“We need the federal government to help support all California students as they learn on their way to success in 21st century careers and college,” Torlakson said. “This budget fails. I urge Congress to correct these errors and make our nation stronger by preparing our students to succeed in a fiercely competitive global economy."

National School Boards Association Executive Director & CEO Thomas J. Gentzel said:

"President Trump’s proposed $9.2 billion cut to education initiatives will deliver a devastating blow to the country’s public education system if enacted by Congress. The proposed cut is a disinvestment in schoolchildren that harms students and the country.

“Over 50 million children attend public schools and our primary mission should be supporting their education. Funding for teacher training, career and technical education, student support services and innovative programs that boost college and career readiness are urgently needed, especially as neighborhood public schools continue to cope with financial challenges.

"The proposed budget disregards the need to prepare students so they can lead fulfilling and secure lives and secure the country’s economic future. Proposals for vouchers, tuition tax credits, and the Title I portability will not advance student learning or help close achievement and opportunity gaps. They will, however, effectively redirect taxpayers’ dollars from public to private schools, effectively creating a second system of taxpayer-funded education. "NSBA is committed to keeping public schools as a top priority in the upcoming budget deliberations. The Association will vigorously oppose the cuts proposed by the Administration."

Speaking on behalf of The Education Trust, President and CEO John B. King, Jr. said:

“The Trump administration’s budget request is an assault on the American Dream. This shortsighted and cruel proposal would make the climb to success much steeper for all our young people, especially students of color and students from low-income families. Instead of investing in the future, the proposal underfunds or eliminates many vital supports that give people the opportunities and tools to better their lives.

“If budgets are statements of values, this proposal tells us a lot. It does not value teachers or their professional development. It does not value the public schools that educate the vast majority of our nation’s students – including our most vulnerable students. It does not value the supports that make a difference toward students’ success. It does not value our young people’s preparation for college or the workplace. And it does not value adult learners who are trying to make ends meet to earn their degree. Indeed, this budget shows that the administration doesn’t value that which truly makes America great: a shared commitment to – and investment in – opportunity for all.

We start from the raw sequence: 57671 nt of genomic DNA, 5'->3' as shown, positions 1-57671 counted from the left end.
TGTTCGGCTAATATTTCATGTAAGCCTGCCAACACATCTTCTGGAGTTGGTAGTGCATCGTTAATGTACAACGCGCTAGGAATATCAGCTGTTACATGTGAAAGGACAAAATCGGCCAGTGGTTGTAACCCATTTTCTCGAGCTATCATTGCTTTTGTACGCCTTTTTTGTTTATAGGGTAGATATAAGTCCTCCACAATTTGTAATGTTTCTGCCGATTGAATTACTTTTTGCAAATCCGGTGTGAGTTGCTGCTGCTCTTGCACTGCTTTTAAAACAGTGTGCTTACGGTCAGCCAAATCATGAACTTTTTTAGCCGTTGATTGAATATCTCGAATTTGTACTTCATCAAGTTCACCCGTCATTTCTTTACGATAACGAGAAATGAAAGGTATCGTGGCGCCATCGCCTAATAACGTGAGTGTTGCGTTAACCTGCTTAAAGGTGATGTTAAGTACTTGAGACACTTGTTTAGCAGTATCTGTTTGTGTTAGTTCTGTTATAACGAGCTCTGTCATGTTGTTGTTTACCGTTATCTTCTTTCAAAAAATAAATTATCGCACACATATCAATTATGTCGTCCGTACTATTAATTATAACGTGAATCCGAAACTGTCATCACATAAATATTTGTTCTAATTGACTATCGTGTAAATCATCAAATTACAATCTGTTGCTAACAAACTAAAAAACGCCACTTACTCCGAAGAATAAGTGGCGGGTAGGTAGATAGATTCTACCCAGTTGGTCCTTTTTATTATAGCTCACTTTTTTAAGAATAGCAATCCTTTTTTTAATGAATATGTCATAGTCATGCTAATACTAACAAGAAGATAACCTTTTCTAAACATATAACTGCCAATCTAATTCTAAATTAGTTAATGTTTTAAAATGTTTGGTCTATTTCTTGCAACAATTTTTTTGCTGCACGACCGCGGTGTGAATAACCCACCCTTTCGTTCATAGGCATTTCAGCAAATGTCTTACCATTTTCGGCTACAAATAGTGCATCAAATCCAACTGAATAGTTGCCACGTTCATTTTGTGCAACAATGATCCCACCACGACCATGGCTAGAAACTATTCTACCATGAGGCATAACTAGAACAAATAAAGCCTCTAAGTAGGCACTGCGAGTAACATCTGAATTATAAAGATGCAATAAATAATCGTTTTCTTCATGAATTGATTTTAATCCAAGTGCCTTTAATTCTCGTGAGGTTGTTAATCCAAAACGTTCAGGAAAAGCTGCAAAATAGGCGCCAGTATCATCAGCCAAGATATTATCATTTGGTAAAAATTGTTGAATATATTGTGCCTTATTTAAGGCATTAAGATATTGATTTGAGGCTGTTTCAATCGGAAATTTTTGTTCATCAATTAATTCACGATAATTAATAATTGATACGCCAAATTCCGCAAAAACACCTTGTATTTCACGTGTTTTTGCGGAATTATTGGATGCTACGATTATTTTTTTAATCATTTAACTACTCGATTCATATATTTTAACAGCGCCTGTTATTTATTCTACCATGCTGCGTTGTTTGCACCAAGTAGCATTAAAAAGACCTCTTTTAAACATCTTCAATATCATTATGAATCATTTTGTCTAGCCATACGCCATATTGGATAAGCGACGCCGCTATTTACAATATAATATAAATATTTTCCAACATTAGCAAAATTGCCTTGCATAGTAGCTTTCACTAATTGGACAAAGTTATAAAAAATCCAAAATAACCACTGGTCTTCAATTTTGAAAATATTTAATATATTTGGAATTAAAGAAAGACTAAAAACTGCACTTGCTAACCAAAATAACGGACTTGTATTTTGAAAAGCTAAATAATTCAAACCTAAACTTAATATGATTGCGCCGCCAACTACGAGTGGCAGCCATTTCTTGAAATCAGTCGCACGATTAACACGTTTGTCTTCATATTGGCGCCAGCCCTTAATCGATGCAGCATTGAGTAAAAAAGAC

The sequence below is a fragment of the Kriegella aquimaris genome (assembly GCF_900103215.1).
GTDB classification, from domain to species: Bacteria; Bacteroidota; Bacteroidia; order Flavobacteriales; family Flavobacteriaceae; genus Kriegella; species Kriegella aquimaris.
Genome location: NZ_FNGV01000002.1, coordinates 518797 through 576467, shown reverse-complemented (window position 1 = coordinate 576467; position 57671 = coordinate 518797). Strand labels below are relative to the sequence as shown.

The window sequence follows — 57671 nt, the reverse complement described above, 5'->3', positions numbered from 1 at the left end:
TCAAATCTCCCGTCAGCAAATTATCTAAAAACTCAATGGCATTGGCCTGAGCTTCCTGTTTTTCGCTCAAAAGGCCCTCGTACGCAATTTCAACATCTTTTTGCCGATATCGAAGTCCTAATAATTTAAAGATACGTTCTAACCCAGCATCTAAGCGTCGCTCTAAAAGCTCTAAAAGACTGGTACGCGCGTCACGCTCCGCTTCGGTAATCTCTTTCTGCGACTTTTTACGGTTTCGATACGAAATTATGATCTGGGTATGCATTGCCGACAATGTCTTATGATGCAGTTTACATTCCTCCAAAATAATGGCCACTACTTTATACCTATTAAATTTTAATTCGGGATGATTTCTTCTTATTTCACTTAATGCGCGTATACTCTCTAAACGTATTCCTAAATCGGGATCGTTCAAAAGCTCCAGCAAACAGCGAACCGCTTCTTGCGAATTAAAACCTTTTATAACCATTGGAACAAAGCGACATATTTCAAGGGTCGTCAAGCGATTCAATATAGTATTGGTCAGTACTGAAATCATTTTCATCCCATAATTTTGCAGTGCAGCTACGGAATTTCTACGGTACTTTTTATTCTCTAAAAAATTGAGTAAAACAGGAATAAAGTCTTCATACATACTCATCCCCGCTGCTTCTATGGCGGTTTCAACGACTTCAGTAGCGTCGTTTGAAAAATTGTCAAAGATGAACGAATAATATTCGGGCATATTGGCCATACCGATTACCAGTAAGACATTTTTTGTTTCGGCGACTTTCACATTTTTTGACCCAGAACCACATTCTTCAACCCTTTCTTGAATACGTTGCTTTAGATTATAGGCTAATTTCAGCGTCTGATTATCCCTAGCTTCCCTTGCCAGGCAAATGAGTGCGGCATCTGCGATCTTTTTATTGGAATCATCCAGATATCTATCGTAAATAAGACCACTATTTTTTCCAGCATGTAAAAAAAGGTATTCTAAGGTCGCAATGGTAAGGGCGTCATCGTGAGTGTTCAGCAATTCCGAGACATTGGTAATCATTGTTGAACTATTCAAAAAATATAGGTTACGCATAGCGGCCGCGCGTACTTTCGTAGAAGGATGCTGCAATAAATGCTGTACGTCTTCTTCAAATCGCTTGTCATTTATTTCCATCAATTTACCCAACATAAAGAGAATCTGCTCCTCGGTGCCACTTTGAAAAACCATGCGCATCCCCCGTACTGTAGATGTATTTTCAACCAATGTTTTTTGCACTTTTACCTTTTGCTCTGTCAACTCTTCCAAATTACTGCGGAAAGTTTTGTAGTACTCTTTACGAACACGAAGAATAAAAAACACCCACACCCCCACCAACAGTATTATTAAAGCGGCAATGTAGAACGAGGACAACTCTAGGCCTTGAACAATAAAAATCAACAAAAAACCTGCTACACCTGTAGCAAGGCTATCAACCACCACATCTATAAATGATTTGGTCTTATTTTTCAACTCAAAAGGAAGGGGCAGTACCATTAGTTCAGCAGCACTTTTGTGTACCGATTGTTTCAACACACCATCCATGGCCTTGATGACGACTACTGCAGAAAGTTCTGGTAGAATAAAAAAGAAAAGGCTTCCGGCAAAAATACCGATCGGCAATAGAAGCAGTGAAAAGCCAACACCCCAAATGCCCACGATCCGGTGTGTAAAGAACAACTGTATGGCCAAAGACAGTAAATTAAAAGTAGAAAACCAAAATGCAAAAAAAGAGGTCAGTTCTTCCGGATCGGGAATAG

“We call on Congress to reject this budget request outright and, instead, craft a budget that reflects our country’s values and protects and supports opportunities for all young people.”

National Education Association President Lily Eskelsen GarcĂ­a said:

“The Trump-DeVos budget is a wrecking ball aimed at our nation’s public schools. Their budget shows how dangerously ill-informed they are about what works for students and in public education. Their reckless and irresponsible budget would smash the aspirations of students, crush their dreams, and make it difficult for them to go to college and get ahead.

“We should invest in what makes schools great, the things that build curiosity and instill a love of learning. That is what every student deserves and what every parent wants for his or her child. It should not depend on how much their parents make, what language they speak at home, and certainly, not what neighborhood they live in.”

“Even worse, DeVos and Trump have made failed private school vouchers a cornerstone of their budget. Vouchers do not work and they take scarce funding away from public schools – where 90 percent of America’s students enroll – and give it to private schools that are unaccountable to the public. Spending money on voucher programs means denying students the opportunities they deserve in their neighborhood public schools.

“With this budget, Trump and DeVos want to slash billions of dollars from public education, but it’ more than education programs. These deep cuts will harm students and will have a direct impact in the classroom, but these cuts will also reach far beyond the schoolhouse doors. These budget cuts will hurt every working family in America. And that’s why we have to call on Congress to reject the Trump budget.”

“At the end of the day, the students and families most in need will pay the price because of the draconian cuts the Trump administration is proposing. The Trump-DeVos budget would slash the federal investment in public education programs by a whopping 13.6 percent for the upcoming fiscal year, eliminates at least 22 programs, and cuts $10.6 billion from federal education initiatives overall. This means deep and painful cuts to funding for after school programs, elimination of funding for professional development and class size reduction, elimination of public loan forgiveness programs meant to encourage students to go into teaching and public service. They also propose cuts to Medicaid, Meals on Wheels, and to services whose aim is to provide a safety net and protect children and working families.”